64 bytes from 192.168.2.2: icmp_seq=5 ttl=64 time=1.51 ms

A moment of Triumph


So here we are. Let us take a moment to sit back, relax and let reality sink it. It is really working! I am reminded of the umpteen times I had gone to forums.virtualbox.org to find the answer to this riddle and here it is, solved.

I hope this guide is of use to someone else who is trying to make a similar configuration work or just trying to understand -- what is it that we can achieve from host only networking??

Nothing could be sweeter, nothing.

40 comments:

  1. Hey Gaurav,

    I liked the way you have presented your ideas pictorially . Looking at the pictures and your documentation, one can easily understand the topic.

    Keep Blogging !!!

    ReplyDelete
  2. I don't understand why have you created two adapters in virtual machines (eth0 and eth1)?

    ReplyDelete
  3. Great Post- I had struggled with getting a XP guest OS working in my Vista box. Looked at the VirtualBox documentation and no help. I saw the promiscuous notes, but hadn't found what that meant yet or how to set it in Vista. I am pretty sure you have saved me many hours of searching. More importantly, you saved my computer from a sledgehammer.

    ReplyDelete
  4. THANK YOU!! This was the information I needed to finally get my Ubuntu guest visible on the network. XP Host, Ubuntu guest, so slightly different configuration, but the bit about how to configure the adapter and bridge was exactly what I'd been missing. WOO HOO!!!

    ReplyDelete
  5. Telling users to disable UAC is not responsible. UAC increases security of Windows.

    ReplyDelete
  6. Hi Gaurav,
    I spent a full day to find the way to bridge a wireless connection with my Virtual Box adapter! Thank you so much!!

    ReplyDelete
  7. Thanks for the posting. Worked like a charm.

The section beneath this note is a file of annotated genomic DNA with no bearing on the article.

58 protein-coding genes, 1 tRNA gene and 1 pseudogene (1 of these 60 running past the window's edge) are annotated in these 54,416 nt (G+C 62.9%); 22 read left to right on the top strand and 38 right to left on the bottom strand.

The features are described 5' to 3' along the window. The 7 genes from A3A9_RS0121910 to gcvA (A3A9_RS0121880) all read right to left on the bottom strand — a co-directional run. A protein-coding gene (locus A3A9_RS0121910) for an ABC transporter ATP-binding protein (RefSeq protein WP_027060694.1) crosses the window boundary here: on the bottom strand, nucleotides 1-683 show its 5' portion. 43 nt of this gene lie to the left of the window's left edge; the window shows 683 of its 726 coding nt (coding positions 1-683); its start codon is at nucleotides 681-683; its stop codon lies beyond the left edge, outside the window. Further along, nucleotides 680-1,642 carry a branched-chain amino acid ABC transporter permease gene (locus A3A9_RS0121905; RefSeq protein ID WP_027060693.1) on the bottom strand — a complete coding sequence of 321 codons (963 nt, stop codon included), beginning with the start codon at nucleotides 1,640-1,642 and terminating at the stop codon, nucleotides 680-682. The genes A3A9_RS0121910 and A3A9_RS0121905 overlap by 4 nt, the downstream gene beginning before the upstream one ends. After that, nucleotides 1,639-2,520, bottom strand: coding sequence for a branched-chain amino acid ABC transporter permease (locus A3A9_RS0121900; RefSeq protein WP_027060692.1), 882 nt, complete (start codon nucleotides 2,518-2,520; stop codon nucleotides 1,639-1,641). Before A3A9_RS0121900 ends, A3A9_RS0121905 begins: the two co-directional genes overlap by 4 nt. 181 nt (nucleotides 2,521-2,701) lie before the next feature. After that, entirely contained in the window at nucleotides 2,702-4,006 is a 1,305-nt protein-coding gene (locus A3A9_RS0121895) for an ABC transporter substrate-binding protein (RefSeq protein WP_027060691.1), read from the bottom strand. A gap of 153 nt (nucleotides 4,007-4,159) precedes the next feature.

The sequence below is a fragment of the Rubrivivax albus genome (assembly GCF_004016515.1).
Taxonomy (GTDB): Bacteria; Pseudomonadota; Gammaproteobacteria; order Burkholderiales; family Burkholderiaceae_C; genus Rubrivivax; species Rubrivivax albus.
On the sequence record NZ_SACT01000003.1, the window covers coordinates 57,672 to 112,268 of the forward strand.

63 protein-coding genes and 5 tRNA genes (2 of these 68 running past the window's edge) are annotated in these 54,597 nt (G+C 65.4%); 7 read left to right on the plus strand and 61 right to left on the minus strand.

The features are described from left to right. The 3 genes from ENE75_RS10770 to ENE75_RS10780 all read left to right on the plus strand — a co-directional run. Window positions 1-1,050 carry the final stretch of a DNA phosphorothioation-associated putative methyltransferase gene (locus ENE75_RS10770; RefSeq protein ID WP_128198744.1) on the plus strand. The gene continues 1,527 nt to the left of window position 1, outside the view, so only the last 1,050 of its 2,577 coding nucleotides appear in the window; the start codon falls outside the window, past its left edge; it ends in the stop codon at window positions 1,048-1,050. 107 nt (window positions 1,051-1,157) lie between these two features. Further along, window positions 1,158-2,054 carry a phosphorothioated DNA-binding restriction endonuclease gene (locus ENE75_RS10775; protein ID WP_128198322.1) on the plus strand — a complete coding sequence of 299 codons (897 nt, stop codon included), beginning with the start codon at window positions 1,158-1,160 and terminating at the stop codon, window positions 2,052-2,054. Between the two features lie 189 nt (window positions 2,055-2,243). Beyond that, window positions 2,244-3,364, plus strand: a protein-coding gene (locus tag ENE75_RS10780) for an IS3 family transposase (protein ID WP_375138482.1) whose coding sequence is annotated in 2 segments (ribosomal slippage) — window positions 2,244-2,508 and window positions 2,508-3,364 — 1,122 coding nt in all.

- Pete

    ReplyDelete
  8. Nice article - thanks for the tips.

    Being a newbie to VM's, this is usually indeed, and you have presented your article in a very clear fashion.

    ReplyDelete
  9. Dun, you may be required to open the ports in VM (centos) and allow the firewall in XP.

    ReplyDelete
  10. how to make it realized on linux???
    in my case:

    #host:
    debian

    #guest:
    ubuntu.1
    ubuntu.2
    ubuntu.3
    ubuntu.4

    ReplyDelete
  11. [...] una solución por internet, pero no me resolvió el problema. No analizé mucho el porqué ni como debia solucionarlo, pero en [...]

    ReplyDelete
  12. [...] Virtualbox Case Study: Making host only networking work between two Ubuntu Guest OS (virtual machin... [...]

    ReplyDelete
  13. Hi,

    great instruction. I although have a new poblem when I do this solution.

    HOST = Vista
    Guest = Ubuntu 9.04

    when apply the solution, i receive the IP address thru the DHCP and can see the router. Can also interact with all -behind router - devices. BUT can not browes the internet or after router network!!

    Indeed it could be a router problem, but my host has no issues going to internet and after router network!!!

    Please help.

    thanks

    R

    ReplyDelete
  14. He's running two virtual machines. One adapter is bridged to the host's physical network adapter to access the outside world. The other adapter is bridged to the second VM's virtual adapter, so the two VM's can communicate directly.

    ReplyDelete
  15. Fantastic, started using Sun VB today. Zero experience with this, but your consise tut got it working for me in mere seconds. You rock!

    ReplyDelete